An ailing Syria is of no use to anyone, and it certainly does not have the means to support Lebanon. Lebanon and Syria are bound by ties that cannot be severed, and these ties go beyond the illegal smuggling channels that could not be abolished under President Michel Aoun’s “strong era,” which proved to be utterly inadequate. In truth, an ailing Syria, which is unable to restore its stability and welcome its own people back to their homes, poses a permanent destabilizing threat to Lebanon and constantly adds fuel to an already blazing fire.

Furthermore, there is no need to be reminded of the ties that connect Syria and Iraq whether in terms of geography or history. In fact, these ties were particularly highlighted with the spread of “ISIS” over large parts of the territories of the two countries.

Since an ailing Syria presents a fertile ground for terrorism, one could also safely presume that it also presents the ideal battleground for grueling wars that can expand beyond its borders. The current reality on the ground reveals that an Israeli war is being waged against Iranian targets in Syria. Tehran has so far chosen not to respond in a way that could lead to a full-scale confrontation, one that Russia would not allow even though it did not oppose Israeli strikes against “Iranian positioning” in Syria.

A Hezbollah flag flutters in the southern Lebanese village of Khiam, near the border with Israel, Lebanon July 28, 2020. (Reuters)
A Hezbollah flag flutters in the southern Lebanese village of Khiam, near the border with Israel, Lebanon July 28, 2020. (Reuters)

Similarly, an ailing and conflict-afflicted Iraq has no means of serving its people nor contribute to the stability of the region, which is undergoing increasing disintegration, poverty, and despair. What we have been witnessing for a while now is perplexingly strange, and it is on the verge of becoming the norm. Turkish warplanes launch raids on Kurdish targets inside Iraq while the Turkish army establishes permanent bases inside Iraqi territories. On the other hand, Iran is tightening its grip on Baghdad’s administration, either from within or through factions that operate under direct orders from Tehran.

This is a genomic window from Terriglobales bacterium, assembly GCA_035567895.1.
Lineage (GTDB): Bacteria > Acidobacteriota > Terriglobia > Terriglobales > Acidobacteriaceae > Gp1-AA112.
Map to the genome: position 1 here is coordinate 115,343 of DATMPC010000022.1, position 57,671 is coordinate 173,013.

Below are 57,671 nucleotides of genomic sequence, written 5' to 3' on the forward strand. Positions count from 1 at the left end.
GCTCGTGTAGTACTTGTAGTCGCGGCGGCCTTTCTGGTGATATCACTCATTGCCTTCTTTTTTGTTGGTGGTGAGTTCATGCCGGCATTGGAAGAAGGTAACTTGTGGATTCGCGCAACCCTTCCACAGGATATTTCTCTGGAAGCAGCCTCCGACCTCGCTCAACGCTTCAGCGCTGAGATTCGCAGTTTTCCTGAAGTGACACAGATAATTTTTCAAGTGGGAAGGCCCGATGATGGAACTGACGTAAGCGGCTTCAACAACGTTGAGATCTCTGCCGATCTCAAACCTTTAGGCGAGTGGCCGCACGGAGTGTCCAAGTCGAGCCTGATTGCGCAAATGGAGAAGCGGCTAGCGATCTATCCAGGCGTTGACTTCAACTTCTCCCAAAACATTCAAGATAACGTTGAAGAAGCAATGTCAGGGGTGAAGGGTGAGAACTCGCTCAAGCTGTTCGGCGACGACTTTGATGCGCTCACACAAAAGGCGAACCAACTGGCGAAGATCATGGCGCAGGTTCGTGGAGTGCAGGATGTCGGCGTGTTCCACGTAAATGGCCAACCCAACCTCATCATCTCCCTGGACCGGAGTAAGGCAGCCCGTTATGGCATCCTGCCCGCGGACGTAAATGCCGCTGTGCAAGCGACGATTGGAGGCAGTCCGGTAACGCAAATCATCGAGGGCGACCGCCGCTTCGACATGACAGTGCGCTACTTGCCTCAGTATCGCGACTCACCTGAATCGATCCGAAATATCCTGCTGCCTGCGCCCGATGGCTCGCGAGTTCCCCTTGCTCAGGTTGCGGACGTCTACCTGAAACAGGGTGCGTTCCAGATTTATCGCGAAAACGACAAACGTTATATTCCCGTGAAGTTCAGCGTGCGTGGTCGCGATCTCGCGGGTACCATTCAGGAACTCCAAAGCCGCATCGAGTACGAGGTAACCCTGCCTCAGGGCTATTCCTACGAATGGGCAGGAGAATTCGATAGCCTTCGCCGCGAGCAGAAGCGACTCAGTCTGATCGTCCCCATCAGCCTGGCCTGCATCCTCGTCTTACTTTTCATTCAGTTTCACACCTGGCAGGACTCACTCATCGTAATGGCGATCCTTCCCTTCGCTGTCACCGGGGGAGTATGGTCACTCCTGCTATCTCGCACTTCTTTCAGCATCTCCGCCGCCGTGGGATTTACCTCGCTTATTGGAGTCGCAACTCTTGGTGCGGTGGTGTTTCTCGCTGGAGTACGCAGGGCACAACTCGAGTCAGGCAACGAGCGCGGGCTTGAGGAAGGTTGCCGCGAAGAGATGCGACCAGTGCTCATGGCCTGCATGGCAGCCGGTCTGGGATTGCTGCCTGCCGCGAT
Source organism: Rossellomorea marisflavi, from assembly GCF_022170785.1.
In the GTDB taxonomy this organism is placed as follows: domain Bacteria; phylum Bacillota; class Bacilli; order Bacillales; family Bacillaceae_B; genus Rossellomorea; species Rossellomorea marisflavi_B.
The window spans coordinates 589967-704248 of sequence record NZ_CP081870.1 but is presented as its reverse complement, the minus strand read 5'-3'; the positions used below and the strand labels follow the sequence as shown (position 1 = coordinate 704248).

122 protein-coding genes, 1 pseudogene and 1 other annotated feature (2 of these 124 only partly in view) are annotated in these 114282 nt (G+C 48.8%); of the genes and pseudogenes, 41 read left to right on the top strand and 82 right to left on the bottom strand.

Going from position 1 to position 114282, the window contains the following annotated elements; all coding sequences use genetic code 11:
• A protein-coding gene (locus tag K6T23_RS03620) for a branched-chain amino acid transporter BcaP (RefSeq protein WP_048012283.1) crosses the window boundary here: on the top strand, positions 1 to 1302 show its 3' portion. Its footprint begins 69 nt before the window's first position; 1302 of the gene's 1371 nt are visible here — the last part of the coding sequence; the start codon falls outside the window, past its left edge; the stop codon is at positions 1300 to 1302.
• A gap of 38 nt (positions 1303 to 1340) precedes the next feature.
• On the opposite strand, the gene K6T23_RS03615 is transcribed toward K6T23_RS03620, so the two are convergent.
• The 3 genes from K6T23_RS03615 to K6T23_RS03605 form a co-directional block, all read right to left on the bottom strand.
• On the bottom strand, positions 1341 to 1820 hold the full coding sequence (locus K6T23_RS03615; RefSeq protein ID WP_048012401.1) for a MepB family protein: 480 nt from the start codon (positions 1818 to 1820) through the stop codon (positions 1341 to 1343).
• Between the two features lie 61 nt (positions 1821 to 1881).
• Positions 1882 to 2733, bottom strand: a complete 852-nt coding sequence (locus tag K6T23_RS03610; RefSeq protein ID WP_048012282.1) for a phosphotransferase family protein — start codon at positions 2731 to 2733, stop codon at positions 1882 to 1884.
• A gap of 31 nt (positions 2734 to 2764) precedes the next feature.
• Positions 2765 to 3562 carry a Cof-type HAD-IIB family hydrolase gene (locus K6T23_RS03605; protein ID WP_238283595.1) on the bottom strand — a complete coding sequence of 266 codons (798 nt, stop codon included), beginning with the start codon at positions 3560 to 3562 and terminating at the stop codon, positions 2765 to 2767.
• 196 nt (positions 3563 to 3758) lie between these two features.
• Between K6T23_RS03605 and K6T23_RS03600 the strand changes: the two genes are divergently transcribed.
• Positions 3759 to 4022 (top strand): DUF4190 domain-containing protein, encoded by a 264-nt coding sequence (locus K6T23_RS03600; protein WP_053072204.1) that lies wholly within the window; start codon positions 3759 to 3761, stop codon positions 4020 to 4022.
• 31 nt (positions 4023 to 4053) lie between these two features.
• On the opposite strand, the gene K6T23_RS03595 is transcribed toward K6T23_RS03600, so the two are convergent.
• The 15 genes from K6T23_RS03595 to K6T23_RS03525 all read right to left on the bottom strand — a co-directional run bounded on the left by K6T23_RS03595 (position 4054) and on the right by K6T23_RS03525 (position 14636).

Anyone following the events taking place in Iraq would agree that it would not be an exaggeration to say that Iraq is currently facing one of its toughest battles to rebuild its institutions, regain full sovereignty, serve its own interests, and ensure its stability. Baghdad’s current situation with Tehran is reminiscent of Beirut’s past relations with Damascus; relations built on flashy slogans, insincere sentiments, exaggerated arrogance, and one-sided terrorization and arm-twisting.

The same can be said about Lebanon. An ailing, conflict-afflicted Lebanon can neither serve its people nor its neighbors. Indeed, the same applies to Yemen.

In conclusion, it is safe to say that the most dangerous thing that can happen in this regard is for past experiences and mistakes to be repeated. Middle Eastern countries should be given the chance to take charge of their own fate and be part of the decision-making process. This fate cannot be left in the hands of other powers who tip the scales however they please in the absence of representatives from the countries in question, who are more capable of voicing the demands, aspirations, and true interests of their own people.

It would be extremely dangerous to give capitals in the Middle East the right to manage and control other countries, no matter how justified this step may seem. This step would lead the people to resistance, violence, despair, extremism, and terrorism. It is important to note that succumbing to emerging powers and altering a historical balance that has been long-established in the region is awfully perilous and could result in unforeseen repercussions.

At this point, the Biden administration should meticulously assess the current situation in the region and carefully uncover the monoliths that are fundamental to ensuring stability and moderation. Any impartial observer would realize that the main issue in the region lies in these ailing, conflict-afflicted countries, and any miscalculation or mishandling of the situation could escalate the matter even further.

This article was originally published in, and translated from, the pan-Arab daily Asharq al-Awsat.

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Disclaimer: Views expressed by writers in this section are their own and do not reflect Al Arabiya English's point-of-view.